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DRAFT - March 27, 2003

Disable Insecure MS Windows Services

Windows 9x
 

Windows ME (This OS should be replaced with another, if at all possible)

Windows 2000 and XP (and NT, usually)

Messenger Service -- the Messenger Service is designed for use by system administrators in Windows server-client networks. System administrators use the messenger service to send  messages that notify you of conditions on or give status about your network. However, some advertisers have  started using this service to send their information via  the Internet.
 http://support.microsoft.com/default.aspx?scid=kb;en-us;330904
If you have Windows XP with Service Pack 1 installed, turn on Internet Connection Firewall.
http://www.microsoft.com/windowsxp/pro/using/howto/communicate/stopspam.asp

IIS (Internet Information Server)
 http://www.nwfusion.com/news/2003/0325newiise.html
 http://www.nextgenss.com/papers/ms03-007-ntdll.pdf
 

WebDAV
 http://www.microsoft.com/technet/treeview/default.asp?url=/technet/security/bulletin/MS03-007.asp

Windows RPC (Remote Procedure Call)
http://searchsecurity.techtarget.com/newsItem/0,289139,sid14_gci890733,00.html
 http://www.infoworld.com/article/03/03/27/HNwinbug_1.html
 http://www.nwfusion.com/news/2003/0327windoflaw.html
 http://www.microsoft.com/technet/security/bulletin/MS03-010.asp
 

Windows Messenger (NOT the same as "Messenger Service" above)
 http://cl.com.com/Click?q=fb-aWqrQkg68GWnXpTy3EpcFKtwf0_C
http://www.techrepublic.com/article.jhtml?id=r00320030326pos01.htm&fromtm=e101-3
 http://support.microsoft.com/?kbid=302089
 http://www.windows-help.net/WindowsXP/tune-05.html
 http://www.experts-exchange.com/Operating_Systems/WinXP/Q_20387654.html
 http://www.druid628.com/techtips/windows/msmsgs/oppress_msn.html
 http://www.druid628.com/techtips/windows/msmsgs/killmsn.htm



We specialize because we canít know everything. We delegate because we canít run everything. Today itís important that we abstract because recent history has forced us to accept that everything is temporary. Thatís neither deep nor bleak, just true.    People change jobs, companies change hands, customers change loyalties, partnerships are broken and made, and the vendor you favor today could do something stupid tomorrow.    Except in rare and unpredictable cases, your companyís individual technology choices will not    change how your customers, partners, and suppliers behave.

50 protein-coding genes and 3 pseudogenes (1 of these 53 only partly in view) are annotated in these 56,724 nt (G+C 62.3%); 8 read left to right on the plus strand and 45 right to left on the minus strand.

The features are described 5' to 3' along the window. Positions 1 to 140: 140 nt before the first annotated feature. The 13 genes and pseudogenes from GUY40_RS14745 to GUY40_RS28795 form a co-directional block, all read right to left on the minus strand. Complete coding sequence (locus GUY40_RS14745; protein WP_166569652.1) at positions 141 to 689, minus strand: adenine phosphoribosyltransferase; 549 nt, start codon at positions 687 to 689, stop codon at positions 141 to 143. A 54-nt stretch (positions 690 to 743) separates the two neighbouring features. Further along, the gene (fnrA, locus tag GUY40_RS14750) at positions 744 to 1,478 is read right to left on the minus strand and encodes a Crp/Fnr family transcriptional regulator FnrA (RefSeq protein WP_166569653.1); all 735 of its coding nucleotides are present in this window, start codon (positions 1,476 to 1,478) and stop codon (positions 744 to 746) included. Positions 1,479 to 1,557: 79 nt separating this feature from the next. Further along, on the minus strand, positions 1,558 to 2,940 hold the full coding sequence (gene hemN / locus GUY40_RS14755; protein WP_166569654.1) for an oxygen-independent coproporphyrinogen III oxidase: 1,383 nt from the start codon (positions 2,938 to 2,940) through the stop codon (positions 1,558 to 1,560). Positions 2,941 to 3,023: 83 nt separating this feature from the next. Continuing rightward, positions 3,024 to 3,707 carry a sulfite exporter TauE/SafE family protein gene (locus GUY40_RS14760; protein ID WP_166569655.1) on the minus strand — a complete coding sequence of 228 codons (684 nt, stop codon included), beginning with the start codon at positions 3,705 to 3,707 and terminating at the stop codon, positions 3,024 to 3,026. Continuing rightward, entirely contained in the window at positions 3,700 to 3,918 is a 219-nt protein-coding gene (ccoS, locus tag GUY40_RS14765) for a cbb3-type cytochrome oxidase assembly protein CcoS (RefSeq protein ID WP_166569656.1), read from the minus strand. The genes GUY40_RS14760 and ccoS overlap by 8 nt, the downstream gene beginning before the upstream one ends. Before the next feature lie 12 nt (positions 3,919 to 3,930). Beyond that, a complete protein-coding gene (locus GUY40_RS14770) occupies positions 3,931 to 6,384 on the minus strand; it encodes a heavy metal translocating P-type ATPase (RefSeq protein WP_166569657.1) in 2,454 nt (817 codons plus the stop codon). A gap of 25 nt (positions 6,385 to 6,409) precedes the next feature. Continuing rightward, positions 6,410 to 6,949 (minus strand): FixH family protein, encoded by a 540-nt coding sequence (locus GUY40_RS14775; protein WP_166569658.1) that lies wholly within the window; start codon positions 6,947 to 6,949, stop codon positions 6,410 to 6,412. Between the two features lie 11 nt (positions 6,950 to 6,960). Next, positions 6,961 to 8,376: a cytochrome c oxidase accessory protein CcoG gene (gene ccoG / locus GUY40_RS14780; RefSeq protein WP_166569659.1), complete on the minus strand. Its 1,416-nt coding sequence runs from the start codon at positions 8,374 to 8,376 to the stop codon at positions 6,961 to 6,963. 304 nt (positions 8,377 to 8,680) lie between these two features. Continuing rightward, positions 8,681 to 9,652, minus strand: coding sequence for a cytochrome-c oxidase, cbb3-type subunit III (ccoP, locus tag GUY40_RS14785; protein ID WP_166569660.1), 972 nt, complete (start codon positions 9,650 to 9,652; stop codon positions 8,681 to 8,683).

If the word ďabstractionĒ sets off your meaningless-buzzword detector, silence the alarm for a few seconds while I explain. Abstraction is the underrated process of managing complexity with a whiteboard eraser. You erase the small boxes inside the bigger boxes and the twigs from the trees until the diagram reflects what you can (or should) control. That doesnít necessarily alter the architecture. It doesnít send the message that the details are unimportant.    What it says is what my boss should have said to me five years ago: You keep your job (or, if  youíre a vendor or service provider, get your annual contract renewed) as long as I donít care about what happens inside this box. If I have to get involved in the details I entrust to you, you will compete with everyone who wants your job (or your contract) to define and implement a solution that takes this off my radar again.

    Letís make the concept simpler by making it personal. I buy the groceries for my family. My wife doesnít tell me what kind of paper towels to buy. Iím free to choose the brand I like and switch when thereís a sale. But if I switch to a brand that doesnít work for her or to old    T-shirts because thatís the latest thing, sheíd applaud my willingness to change but tell me to stick with what works. If I didnít switch after that, Iíd soon be buying the brand of towels she tells me to buy.

    If executives are involved in implementation details, they canít help their companies evolve.    Would I reduce every CTO, CIO, vice president, and project leader to a hands-off paper shuffler? Certainly not. But understand that the closer you are to the top of the IT org chart, the more you have to think about business realities such as doing more with less, eliminating dependencies, and keeping track of what your customers and partners actually need. That last bit might be the toughest to accept. What matters most to people and businesses you serve might have little in common with what you think they should care about. And that is the heart of the concept of abstraction. To use abstraction as a tool to focus your effort, whether you    abstract technology, roles, or business processes, you have to accept that others will use it, too. Theyíre not going to map out their worlds the way you think they should. If youíre upset with your customers or users because they wonít use the brilliant technology youíve put in their hands, itís likely you are looking the wrong way at them and your role in the company.

    When IT execs draw boxes inside boxes and push down decisions for which others are  accountable, the business cannot evolve. In that setting, evolution only happens in a crisis,  when something breaks, or when someone quits. Why abstract? Why keep raising the line that separates what you care about from what you entrust to others? Because you will never finish dealing with those details.

From Tom Yager's article at
http://www.infoworld.com/article/03/03/07/10curve_1.html